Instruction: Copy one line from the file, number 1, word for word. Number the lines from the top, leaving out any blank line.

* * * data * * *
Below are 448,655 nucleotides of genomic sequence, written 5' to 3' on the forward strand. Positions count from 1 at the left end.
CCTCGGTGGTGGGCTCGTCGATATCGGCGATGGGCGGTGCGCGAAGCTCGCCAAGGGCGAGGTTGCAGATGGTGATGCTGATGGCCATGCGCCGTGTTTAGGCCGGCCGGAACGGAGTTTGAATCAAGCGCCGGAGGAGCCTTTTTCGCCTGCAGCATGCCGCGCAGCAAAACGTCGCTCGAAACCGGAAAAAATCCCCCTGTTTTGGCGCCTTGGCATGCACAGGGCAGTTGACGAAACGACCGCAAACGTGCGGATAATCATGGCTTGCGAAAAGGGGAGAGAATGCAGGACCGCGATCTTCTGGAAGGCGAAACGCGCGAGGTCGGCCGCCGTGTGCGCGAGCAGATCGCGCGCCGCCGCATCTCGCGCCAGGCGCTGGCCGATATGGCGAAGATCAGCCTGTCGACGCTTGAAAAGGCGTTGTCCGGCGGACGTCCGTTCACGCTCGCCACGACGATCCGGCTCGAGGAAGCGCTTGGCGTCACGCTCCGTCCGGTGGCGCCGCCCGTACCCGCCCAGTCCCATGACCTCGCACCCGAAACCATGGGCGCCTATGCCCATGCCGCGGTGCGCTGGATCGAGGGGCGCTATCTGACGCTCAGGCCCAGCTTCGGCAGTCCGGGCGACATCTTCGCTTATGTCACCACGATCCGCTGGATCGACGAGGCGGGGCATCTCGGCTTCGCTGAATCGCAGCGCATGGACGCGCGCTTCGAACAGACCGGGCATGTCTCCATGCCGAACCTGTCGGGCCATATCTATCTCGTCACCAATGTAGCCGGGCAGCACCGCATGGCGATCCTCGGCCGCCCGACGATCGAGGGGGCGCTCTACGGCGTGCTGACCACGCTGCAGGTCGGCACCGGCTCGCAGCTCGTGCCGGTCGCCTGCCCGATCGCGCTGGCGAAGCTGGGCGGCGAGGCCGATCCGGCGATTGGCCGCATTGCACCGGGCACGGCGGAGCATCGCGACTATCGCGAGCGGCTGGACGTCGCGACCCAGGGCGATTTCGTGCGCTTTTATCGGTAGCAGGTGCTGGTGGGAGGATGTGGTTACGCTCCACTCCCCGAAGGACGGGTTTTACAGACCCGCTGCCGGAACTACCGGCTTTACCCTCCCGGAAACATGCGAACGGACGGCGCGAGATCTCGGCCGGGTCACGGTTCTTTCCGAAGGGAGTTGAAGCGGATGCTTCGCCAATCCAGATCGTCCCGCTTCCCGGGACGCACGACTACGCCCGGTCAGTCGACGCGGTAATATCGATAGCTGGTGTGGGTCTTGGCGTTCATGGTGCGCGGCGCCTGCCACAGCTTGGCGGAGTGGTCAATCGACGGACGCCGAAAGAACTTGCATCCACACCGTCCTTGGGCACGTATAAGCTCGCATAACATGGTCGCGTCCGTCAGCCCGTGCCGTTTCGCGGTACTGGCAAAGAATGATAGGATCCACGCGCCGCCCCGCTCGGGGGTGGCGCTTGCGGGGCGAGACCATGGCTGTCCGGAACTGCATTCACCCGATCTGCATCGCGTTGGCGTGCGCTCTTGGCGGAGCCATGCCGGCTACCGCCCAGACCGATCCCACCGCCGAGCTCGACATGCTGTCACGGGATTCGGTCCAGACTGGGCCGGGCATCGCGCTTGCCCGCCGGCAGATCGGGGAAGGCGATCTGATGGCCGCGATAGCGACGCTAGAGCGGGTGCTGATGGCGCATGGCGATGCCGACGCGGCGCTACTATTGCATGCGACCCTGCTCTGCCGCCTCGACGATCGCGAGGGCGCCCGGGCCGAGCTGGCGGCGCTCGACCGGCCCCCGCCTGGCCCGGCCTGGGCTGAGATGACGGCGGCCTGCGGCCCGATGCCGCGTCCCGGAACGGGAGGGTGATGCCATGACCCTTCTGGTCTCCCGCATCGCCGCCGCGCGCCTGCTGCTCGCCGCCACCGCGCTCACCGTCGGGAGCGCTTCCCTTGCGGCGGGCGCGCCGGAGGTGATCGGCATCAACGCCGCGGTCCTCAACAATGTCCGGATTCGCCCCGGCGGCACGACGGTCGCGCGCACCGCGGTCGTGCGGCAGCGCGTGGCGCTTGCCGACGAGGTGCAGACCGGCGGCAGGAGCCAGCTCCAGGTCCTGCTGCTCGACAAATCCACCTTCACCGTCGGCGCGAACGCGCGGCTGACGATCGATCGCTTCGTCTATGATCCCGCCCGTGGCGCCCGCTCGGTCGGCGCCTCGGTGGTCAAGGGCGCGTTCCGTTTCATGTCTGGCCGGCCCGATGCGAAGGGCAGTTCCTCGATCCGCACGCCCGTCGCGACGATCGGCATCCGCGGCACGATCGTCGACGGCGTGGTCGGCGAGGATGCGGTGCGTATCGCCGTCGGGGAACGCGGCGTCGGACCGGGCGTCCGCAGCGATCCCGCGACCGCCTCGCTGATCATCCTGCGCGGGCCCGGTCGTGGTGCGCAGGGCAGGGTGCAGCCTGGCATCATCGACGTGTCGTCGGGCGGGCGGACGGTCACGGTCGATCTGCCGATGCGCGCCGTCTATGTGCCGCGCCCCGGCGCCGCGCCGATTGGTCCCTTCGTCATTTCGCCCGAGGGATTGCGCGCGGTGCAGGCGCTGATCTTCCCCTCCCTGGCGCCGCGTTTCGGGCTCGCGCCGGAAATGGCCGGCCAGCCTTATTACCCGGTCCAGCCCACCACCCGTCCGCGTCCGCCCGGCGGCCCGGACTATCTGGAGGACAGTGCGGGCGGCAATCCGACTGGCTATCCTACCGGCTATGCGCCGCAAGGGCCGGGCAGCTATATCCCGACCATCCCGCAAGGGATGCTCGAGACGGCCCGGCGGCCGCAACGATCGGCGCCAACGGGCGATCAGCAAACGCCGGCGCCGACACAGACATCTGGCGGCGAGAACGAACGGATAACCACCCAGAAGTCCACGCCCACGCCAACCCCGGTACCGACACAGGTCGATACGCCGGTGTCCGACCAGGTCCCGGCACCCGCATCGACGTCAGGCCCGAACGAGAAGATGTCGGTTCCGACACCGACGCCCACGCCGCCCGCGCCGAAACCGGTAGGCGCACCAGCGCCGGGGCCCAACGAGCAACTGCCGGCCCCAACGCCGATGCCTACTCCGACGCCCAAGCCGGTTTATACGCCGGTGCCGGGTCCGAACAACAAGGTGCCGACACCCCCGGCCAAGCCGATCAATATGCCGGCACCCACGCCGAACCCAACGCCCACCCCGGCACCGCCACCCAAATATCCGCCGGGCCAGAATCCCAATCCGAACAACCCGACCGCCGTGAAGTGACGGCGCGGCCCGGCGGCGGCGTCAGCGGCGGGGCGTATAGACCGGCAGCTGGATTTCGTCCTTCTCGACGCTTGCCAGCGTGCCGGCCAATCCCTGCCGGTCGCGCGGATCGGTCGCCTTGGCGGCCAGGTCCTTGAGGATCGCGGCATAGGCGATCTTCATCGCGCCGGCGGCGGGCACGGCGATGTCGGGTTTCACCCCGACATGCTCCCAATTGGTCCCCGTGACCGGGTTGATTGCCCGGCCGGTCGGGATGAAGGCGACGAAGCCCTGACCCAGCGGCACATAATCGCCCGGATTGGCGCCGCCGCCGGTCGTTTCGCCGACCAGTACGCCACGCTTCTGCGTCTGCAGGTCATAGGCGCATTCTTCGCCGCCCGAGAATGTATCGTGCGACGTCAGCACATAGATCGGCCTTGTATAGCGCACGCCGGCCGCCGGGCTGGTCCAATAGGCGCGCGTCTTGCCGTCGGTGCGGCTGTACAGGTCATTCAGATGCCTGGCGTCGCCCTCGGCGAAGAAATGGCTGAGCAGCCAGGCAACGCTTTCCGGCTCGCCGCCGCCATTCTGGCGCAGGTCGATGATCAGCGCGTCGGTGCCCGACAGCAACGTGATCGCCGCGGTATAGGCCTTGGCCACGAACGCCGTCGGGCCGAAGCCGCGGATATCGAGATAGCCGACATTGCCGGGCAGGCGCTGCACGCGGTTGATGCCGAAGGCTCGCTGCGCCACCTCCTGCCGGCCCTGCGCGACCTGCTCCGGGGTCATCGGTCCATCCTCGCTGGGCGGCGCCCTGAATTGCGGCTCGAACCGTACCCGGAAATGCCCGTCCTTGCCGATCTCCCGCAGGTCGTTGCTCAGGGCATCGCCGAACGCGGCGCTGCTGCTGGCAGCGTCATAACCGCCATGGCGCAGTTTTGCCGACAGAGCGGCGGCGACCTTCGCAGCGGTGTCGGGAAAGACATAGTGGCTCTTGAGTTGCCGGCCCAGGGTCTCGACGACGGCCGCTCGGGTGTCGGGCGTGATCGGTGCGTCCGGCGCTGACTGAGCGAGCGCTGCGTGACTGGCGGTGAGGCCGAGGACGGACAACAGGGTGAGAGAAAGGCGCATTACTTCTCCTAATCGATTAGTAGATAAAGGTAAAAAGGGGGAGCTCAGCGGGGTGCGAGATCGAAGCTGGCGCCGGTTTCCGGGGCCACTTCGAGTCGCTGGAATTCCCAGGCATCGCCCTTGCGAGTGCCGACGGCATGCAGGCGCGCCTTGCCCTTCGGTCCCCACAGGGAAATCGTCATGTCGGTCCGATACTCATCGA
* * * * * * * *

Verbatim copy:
Below are 448,655 nucleotides of genomic sequence, written 5' to 3' on the forward strand. Positions count from 1 at the left end.